Deal data seems to suggest that Porinju Veliyath of Equity Intelligence has recently cornered close to 100,000 shares of Shalimar Paints at Rs 197.84 a share.
While markets appear to be in an overheated zone, smart investors are still picking up stocks selectively. Deal data seems to suggest that Porinju Veliyath of Equity Intelligence, who is better known for buying turnaround stories that are often neglected by the markets, has recently cornered close to 100,000 shares of Shalimar Paints at Rs 197.84 a share.
Shalimar Paints with a market share of close to 1.5 percent is one of the top 5 brands in India’s paint industry. In the past 10 years the company has lost market share on account of inadequate capacity, frequent management changes and lack of focus on marketing.
Is there a change on the cards?
Apparently, the company is turning a corner. Shalimar is restarting Nashik operations in the first quarter of FY18 (which was damaged due to a fire in November last year, which manufactures resin, packaging and aluminium. It has expanded capacity at its Chennai plant and recently announced plans to restart Howrah plant.
A new leadership team is in place, too. The new Managing Director and CEO Surender Kumar was appointed in 2015 and is an industry veteran and has worked with rival AkzoNobel.
The company is also beefing up its dealership base and has introduced several new products particularly in the premium and luxury categories. Besides, it is re-building its brand and ran an advertising campaign on radio covering 100 cities.
Can the balance sheet hold up?
In FY16, the company made Rs 23 crore in cash from its operations, which was not enough to service its debt of Rs 145 crore (equity Rs 66 crore) with interest cost of Rs 22 crore.
It recently approved a rights issue for an amount not exceeding Rs 50 crore and announced plans to raise an unsecured loan from promoters to the tune of Rs 20 crore.
It is interesting to note that Shalimar has a diversified promoter holding. So the promoters are more like financial investors and their objective could be to generate handsome returns on their investment. The financial commitment could be a first sign of the same.
Apart from concerns about dilution and pricing, the bigger issue that will have to be addressed by the company is how much of this funding will help in achieving a turnaround.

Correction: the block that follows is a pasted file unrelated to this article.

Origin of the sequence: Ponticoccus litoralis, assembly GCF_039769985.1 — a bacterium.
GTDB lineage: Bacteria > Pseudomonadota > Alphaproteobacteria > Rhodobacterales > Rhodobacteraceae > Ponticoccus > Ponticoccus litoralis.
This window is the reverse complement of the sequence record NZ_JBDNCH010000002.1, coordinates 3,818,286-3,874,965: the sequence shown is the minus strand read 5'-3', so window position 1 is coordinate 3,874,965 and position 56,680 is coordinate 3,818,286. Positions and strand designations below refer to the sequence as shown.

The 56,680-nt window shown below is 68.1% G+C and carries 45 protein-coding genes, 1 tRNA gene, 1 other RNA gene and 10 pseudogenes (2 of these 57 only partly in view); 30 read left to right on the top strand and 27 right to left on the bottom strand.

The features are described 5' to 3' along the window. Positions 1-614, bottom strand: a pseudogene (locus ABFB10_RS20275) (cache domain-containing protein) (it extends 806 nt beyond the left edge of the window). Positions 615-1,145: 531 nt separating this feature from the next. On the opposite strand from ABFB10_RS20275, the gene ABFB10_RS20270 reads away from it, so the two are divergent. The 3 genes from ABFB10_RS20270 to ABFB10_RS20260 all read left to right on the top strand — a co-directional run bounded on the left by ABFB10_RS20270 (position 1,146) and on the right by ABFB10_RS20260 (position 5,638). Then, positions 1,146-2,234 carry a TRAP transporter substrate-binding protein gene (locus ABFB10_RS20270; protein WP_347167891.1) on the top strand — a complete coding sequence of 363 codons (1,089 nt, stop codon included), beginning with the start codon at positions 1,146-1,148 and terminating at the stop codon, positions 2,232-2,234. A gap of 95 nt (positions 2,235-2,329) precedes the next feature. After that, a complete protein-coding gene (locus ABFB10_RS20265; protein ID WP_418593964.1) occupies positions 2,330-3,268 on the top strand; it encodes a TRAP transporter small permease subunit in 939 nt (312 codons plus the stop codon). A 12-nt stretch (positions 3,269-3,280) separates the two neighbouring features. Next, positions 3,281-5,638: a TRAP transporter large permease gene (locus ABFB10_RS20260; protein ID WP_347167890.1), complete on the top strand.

Are the numbers reflecting the change?
After losses for two consecutive years (FY14 and FY15), the company made a profit of Rs 5 crore in FY16. In the first three quarters of FY17, it has made a profit of Rs 2.93 crore.
Is there room for improvement?
Shalimar is still a smaller player. AkzoNobel, which has the lowest market share (11 percent) among the larger players, has got a sales turnover of Rs 2,700 crore. As against this Shalimar Paints, which has 10,000 dealers (similar to AkzoNobel), has sales turnover of only Rs 430 crore. Consequently, the operating margin in single-digits is also much lower than its peers.
In terms of valuations, earnings-based valuations may not paint an accurate picture because the company only recently became profitable. The stock is currently valued at 16 times enterprise value to operating profits, which is about half of Berger Paints and Asian Paints valuations and closer to Kansai Nerolac’s valuation of 18 times.This is certainly not cheap, especially when viewed in the context of the superior return ratios of peers. For example, Kansai Nerolac enjoys 26 percent return on capital and 27 percent operating margins while the ratios for Shalimar work out to 13 percent and 7.3 percent, respectively. Only a meaningful turnaround can justify the valuation and is Porinju’s investment an indicator of the same?